Battle the Bulge: Tips to Avoid Holiday Weight Gain

25 Dec

Battle the Bulge: Tips to Avoid Holiday Weight Gain

by Tim Skwiat, MEd, CSCS, Pn1

It’s that time of year for holiday parties and Christmas feasts. The season is filled with decadent desserts, buffets of food, and rich drinks. Statistics show that the average American gains 1 – 2 pounds during the holiday season.

While that doesn’t sound as bad as the media often portrays it to be, the holiday bulge accounts for 75% of annual weight gained. What’s more, most people don’t EVER lose those pounds as their weight continues to “creep.”

Worse yet, this can set you back on achieving your fat loss goals and wreak havoc on your psyche.  I’m here today to arm you with some great strategies that you can implement immediately to avoid gaining ANY weight during this holiday season.

Practice Mindfulness. The battle starts with a strong mind. Be mindful of your food choices and what you’re putting into your body. Are you choosing food that will nourish your body and keep you strong and healthy? Or, are you opting for foods filled with empty calories, insulin-spiking sugars, and health-robbing fats?

Emotional Eating. Research indicates that our emotions and thoughts play a larger role than environmental cues when it comes to successful weight control. The holidays bring on a host of emotions — both good and bad — that can trigger overeating. Be mindful of your emotions, and if stress is getting the best of you, identify it and deal with it other ways than gorging yourself with Christmas cookies.

Pre-Party. Why wait for the party? One of the biggest mistakes that people make is skipping meals or going to a gathering with a ravenous appetite. This is a recipe for disaster and overeating. Instead, start the party at home with a snack that contains some protein and good fat. These slow-digesting foods will satisfy your appetite and your cravings for hours.

Go Small. Instead of choosing the dinner plates and big bowls, grab smaller appetizer or salad plates. No, the goal is not to see how high a tower of food you can build. You’re less likely to overeat with a smaller plate.

Every Bite Counts. Try counting your bites and chew at least 10 times before swallowing. This exercise not only slows down your eating — which helps you register how full you really are — but it also allows you to fully enjoy and appreciate the eating experience.

BYOB. One of the biggest problems at holiday get-togethers is the limited health-conscious items on the menus. So, bring your own. Your favorite chili recipe would be a healthy hit. Whip up a batch of all-natural, low-carb peanut butter cups to satisfy the sweet tooth. A veggie or fruit tray is another fantastic option.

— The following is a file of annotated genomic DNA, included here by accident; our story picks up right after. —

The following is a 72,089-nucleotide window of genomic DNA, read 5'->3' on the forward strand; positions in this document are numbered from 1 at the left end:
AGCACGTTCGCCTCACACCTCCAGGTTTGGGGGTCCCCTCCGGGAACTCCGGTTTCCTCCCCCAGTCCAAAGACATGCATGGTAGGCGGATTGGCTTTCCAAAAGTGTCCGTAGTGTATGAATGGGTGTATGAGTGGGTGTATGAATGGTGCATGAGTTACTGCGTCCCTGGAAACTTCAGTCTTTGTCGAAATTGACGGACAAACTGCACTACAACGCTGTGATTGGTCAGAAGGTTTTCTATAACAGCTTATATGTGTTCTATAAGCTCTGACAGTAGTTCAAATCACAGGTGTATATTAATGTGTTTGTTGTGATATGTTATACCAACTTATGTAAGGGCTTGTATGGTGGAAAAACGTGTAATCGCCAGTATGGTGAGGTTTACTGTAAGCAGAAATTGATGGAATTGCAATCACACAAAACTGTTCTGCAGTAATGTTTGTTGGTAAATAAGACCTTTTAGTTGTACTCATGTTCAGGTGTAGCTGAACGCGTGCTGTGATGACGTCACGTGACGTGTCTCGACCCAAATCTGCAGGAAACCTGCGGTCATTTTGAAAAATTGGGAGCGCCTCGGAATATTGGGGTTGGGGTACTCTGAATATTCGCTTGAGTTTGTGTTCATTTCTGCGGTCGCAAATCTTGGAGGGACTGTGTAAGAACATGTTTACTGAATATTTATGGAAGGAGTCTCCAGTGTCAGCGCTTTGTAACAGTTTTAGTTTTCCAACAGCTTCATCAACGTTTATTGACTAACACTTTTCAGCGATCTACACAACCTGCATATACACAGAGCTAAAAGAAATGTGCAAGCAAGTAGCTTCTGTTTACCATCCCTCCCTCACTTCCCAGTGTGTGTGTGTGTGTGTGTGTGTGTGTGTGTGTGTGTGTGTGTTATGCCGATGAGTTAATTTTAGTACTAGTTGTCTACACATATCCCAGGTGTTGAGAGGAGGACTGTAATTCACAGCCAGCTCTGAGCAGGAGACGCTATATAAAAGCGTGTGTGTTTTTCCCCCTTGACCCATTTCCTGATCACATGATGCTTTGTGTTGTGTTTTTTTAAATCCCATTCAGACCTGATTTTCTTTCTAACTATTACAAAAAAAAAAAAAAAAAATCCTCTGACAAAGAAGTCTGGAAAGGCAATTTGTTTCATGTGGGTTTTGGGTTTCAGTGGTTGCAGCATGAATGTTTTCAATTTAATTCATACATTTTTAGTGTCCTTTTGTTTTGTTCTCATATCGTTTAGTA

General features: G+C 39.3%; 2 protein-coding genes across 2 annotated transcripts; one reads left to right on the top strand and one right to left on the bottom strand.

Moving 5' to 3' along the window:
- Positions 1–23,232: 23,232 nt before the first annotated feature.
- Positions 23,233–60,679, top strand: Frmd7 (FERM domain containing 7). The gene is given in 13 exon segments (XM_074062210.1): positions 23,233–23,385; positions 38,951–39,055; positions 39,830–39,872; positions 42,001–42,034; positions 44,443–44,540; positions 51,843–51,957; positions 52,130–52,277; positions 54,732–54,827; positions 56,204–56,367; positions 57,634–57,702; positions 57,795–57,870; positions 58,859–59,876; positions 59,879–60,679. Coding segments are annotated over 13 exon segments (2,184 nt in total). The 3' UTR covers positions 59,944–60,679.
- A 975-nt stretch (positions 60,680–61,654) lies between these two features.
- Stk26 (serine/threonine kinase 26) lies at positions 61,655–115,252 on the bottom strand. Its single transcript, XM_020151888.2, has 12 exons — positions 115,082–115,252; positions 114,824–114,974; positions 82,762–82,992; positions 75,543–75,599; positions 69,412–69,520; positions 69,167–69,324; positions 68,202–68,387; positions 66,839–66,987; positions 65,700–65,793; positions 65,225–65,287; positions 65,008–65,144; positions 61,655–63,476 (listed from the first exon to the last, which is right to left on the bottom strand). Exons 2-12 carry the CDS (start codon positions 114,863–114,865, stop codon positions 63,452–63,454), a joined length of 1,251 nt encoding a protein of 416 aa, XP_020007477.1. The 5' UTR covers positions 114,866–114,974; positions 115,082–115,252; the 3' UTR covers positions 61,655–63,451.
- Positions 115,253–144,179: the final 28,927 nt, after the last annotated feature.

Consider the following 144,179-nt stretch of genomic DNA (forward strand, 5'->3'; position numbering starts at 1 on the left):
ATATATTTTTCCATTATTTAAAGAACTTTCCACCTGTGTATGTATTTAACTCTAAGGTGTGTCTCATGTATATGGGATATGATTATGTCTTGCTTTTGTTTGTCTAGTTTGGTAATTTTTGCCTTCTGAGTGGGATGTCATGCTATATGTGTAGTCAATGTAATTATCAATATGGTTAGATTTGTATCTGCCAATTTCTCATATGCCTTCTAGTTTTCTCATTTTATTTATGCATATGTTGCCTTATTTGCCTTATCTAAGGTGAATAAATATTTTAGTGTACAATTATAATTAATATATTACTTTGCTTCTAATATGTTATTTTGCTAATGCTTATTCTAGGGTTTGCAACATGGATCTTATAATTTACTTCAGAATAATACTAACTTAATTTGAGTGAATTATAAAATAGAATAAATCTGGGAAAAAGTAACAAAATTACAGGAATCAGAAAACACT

Dress to Impress. Instead of opting for “stretchy” pants, dress your best and show off that body of yours. If you wear fitted clothing, you’ll be much more cognizant of overeating to avoid the uncomfortable feelings of being full and bloated.

Liquid Calories. Egg nog is the beverage of the season, but it is LOADED with empty calories, insulin-spiking sugars, and waistline-expanding fats. Remember, liquid calories count, too. If you’re going to enjoy a drink, choose red wine, which at least contains some health-promoting polyphenols.

Make a Trade. Studies show that the average American eats out four times per week and obtains 1/3 of the week’s calories from those meals. That’s pretty staggering. If you know that you’re going to be partying more, cut back on your eating out. Even if your nutrition isn’t perfect at get-togethers, you can do an even better job on all of your other meals.

It’s Not About the Food. Many people slack on their exercise during the holidays. If you’re traveling to visit family, do your homework ahead of time and obtain a one-week pass to a local gym.

Not Enough Time. Can’t find the time to do your “normal” workout routine? Plan 10-minute sessions during the day. You might not be able to do an hour at once, but you can certainly find 10 minutes a couple times a day. Focus on bodyweight exercises, taking a walk, or engaging in activities with family. Exercise can be fun, you know?

Sign Up. There are all kinds of holiday fitness events. Sign up for a local 5K. Knowing that you’ll be participating in the event can help keep your training — and nutrition — in line. What’s more, you’ll be doing something fun within your community.

Focus on Family & Friends. The holidays are about so much more than food and drinks. Take the time to really enjoy the people with whom you’re spending your time and put your focus into those relationships.

I hope that you’ve enjoyed these tips, and I hope that you can put them to use right away to battle the bulge this holiday season!

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